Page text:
As Steve Jobs, the movie, hits the big screen, new audiences will hear about the extraordinary life of the Apple co-founder.
One well-known fact about Jobs is that he dropped out of college. “After six months, I couldn’t see the value in it. I had no idea what I wanted to do with my life and no idea how college was going to help me figure it out,” he said in his famous address to students at Stanford University.
“And here I was spending all of the money my parents had saved their entire life. So I decided to drop out and trust that it would all work out OK.” And it did, of course.
Jobs’ arch rival Bill Gates did the same thing and there will certainly be students right about now, half way through their first term at college, who are wondering if they’re in the right place. If they do decide to drop out, they’ll be in good company.
(1) Daniel Ek
In 2005, Ek left his engineering studies at the Royal Institute of Technology in Sweden after just eight weeks – and became a millionaire just a few years later. Ek is co-founder of Spotify. The online music company that now has more than 32m paying subscribers worldwide.
(2) John Mackey
As the founder of organic and health chain Whole Foods, which has branches across the US and in London, Mackey didn’t just drop out once. He did it a number of times from various colleges in Texas. Having joined a vegan cooperative, he borrowed some money to open his first shop. The company now turns over more than $12bn.
(3) Roman Abramovich
The Russian billionaire and Chelsea Football Club owner enrolled at the Moscow State Auto Transport Institute, but took a leave of absence to go into business. While studying, he’d already set up a small company producing plastic toys, and its success helped him to fund an oil business in the Omsk region of Russia. He later earned a correspondence degree from the Moscow State Law Academy.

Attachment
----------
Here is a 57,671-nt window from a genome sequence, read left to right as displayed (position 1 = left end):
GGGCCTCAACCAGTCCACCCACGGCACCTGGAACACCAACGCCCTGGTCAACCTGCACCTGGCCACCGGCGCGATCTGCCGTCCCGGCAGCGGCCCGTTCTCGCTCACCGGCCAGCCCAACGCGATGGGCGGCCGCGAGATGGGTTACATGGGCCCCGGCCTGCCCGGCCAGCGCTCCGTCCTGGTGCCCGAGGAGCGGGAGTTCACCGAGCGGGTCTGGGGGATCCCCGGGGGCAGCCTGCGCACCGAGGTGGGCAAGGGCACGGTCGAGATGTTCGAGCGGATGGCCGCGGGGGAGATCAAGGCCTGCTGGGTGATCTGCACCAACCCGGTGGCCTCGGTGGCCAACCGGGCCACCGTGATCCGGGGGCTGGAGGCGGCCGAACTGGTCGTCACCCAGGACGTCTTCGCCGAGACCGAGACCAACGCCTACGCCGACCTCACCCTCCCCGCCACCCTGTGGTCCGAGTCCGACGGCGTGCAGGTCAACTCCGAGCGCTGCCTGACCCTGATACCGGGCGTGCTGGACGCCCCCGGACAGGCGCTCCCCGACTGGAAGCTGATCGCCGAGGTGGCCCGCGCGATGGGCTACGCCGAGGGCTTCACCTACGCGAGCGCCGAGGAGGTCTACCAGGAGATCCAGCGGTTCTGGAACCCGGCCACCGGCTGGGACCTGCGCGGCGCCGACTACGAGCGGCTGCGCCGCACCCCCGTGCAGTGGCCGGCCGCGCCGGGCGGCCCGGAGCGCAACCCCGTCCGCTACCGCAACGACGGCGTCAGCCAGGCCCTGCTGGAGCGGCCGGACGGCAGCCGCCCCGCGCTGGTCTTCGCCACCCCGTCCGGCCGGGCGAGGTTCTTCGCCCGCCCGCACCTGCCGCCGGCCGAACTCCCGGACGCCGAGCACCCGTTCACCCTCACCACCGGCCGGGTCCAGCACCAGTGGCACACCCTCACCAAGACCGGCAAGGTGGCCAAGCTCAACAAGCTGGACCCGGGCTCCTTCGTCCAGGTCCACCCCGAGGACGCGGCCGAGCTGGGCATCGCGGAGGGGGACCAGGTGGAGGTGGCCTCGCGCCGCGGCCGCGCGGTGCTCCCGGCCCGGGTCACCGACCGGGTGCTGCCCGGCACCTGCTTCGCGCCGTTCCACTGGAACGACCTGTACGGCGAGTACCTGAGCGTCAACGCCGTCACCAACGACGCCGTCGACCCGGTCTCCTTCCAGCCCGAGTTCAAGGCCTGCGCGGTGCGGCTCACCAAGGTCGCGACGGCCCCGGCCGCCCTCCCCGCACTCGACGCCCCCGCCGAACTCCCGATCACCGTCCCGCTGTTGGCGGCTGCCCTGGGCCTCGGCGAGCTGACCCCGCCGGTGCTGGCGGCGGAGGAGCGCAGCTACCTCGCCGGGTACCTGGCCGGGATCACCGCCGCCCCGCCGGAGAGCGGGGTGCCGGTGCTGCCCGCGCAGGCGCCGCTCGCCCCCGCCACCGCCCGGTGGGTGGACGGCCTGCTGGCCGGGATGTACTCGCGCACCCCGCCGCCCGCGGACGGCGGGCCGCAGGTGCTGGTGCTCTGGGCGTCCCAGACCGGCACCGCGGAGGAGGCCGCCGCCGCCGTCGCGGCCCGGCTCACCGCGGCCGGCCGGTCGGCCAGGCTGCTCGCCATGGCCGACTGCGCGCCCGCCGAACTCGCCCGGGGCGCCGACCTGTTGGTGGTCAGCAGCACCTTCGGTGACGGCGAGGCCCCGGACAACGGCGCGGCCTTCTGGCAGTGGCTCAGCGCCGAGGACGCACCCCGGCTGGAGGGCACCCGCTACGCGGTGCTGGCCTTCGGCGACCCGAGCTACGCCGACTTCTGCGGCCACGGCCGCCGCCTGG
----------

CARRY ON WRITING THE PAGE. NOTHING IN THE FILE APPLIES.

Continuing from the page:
(4) Mark Zuckerberg
Zuckerberg launched Facebook from his room at Harvard University in February 2004. Later that year he dropped out of the university and moved to Silicon Valley so that he could devote himself to Facebook full time. Zuckerberg’s classmate, Dustin Moskovitz, also dropped out to work at the company.
(5) Richard Branson
This serial entrepreneur never even reached university, having dropped out of school as soon as he was legally able to do so – at the age of 16. Dyslexia had put him at a disadvantage in the classroom, but ironically the billionaire’s first project was a magazine called Student. It wasn’t a great commercial success, but it paved the way for Virgin Records.
(6) Arash Ferdowsi
Ferdowsi left the Massachusetts Institute of Technology (MIT) in 2007 after three years. Once away from academe he co-founded Dropbox, which quickly grew from a tiny startup to a service used by hundreds of millions of people with an estimated value of $4bn.
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